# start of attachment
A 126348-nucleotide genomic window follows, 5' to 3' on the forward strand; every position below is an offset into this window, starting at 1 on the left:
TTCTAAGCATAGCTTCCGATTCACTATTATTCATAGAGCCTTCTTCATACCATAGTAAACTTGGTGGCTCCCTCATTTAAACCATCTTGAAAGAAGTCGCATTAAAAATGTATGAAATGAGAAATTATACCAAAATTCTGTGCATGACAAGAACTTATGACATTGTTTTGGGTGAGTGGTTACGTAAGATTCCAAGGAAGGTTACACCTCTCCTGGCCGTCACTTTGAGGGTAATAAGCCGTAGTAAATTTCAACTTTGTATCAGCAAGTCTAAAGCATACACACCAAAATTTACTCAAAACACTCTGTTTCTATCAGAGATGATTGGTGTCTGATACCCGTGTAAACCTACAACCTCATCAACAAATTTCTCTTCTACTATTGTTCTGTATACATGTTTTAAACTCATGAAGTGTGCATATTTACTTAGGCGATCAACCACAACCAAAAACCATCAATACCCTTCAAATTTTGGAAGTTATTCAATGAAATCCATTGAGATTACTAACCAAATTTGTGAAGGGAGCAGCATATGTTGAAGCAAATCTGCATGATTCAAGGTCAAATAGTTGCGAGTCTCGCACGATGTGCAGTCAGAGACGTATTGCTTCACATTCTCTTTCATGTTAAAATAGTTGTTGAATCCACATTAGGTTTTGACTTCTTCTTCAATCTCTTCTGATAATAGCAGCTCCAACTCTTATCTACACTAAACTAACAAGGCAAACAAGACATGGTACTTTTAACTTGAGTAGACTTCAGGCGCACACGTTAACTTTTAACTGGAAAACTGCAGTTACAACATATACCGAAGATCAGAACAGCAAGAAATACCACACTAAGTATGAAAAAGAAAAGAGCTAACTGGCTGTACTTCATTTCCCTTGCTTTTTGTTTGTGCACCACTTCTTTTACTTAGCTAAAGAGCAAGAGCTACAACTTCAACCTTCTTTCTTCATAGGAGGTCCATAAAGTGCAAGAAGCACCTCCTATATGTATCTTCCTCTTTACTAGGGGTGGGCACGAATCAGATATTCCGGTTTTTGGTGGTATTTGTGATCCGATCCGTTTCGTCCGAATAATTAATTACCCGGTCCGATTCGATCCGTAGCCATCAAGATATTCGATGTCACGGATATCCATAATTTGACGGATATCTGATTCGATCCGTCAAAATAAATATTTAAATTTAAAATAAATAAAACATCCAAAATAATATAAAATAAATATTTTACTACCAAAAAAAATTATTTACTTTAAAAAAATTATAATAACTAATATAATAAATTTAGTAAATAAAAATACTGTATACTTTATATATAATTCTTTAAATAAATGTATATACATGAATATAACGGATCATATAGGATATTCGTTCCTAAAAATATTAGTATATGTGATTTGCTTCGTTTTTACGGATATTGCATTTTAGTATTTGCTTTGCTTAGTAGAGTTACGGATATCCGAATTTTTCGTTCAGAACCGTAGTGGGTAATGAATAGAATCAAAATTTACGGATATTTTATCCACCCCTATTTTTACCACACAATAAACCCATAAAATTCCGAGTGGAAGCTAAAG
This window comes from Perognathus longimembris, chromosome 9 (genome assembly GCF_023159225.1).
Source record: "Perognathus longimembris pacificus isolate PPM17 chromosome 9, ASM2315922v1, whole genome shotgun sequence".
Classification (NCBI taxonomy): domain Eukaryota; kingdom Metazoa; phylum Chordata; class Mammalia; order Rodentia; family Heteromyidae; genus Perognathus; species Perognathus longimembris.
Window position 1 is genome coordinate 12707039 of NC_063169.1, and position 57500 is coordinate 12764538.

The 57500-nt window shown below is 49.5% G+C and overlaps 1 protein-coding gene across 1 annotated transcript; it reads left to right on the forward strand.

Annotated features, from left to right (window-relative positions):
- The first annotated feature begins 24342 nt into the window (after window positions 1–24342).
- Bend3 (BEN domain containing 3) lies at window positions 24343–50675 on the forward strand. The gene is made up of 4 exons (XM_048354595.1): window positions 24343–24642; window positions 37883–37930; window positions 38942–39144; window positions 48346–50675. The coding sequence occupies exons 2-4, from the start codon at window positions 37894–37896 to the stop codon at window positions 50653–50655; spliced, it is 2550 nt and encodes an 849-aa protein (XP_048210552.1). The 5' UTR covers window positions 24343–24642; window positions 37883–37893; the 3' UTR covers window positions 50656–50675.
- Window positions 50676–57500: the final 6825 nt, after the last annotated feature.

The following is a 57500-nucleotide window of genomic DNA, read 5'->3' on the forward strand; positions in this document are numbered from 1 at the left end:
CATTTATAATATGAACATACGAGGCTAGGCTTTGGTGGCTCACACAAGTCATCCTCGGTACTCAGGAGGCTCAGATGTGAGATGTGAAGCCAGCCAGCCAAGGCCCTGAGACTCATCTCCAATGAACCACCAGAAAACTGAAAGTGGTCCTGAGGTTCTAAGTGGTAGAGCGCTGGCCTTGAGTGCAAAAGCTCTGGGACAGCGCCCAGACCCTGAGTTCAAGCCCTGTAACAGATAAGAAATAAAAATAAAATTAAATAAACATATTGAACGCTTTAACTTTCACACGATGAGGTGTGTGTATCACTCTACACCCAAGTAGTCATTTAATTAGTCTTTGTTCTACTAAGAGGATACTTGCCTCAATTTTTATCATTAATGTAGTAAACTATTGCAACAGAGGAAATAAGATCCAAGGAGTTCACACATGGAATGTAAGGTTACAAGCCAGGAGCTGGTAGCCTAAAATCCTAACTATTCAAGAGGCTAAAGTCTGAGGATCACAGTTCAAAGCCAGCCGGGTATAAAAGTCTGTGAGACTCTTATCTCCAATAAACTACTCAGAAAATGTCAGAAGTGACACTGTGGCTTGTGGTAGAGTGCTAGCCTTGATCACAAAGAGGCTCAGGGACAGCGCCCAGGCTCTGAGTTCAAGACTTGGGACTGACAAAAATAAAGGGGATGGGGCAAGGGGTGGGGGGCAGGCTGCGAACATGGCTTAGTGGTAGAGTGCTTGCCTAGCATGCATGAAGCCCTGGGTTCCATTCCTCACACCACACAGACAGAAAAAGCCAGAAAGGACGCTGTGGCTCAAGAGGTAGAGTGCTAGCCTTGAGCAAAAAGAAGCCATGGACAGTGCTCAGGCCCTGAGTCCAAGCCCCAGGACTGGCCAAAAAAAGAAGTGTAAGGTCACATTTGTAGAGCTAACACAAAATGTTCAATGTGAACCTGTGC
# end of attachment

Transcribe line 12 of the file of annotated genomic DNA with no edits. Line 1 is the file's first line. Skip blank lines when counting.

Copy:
The following is a 57500-nucleotide window of genomic DNA, read 5'->3' on the forward strand; positions in this document are numbered from 1 at the left end: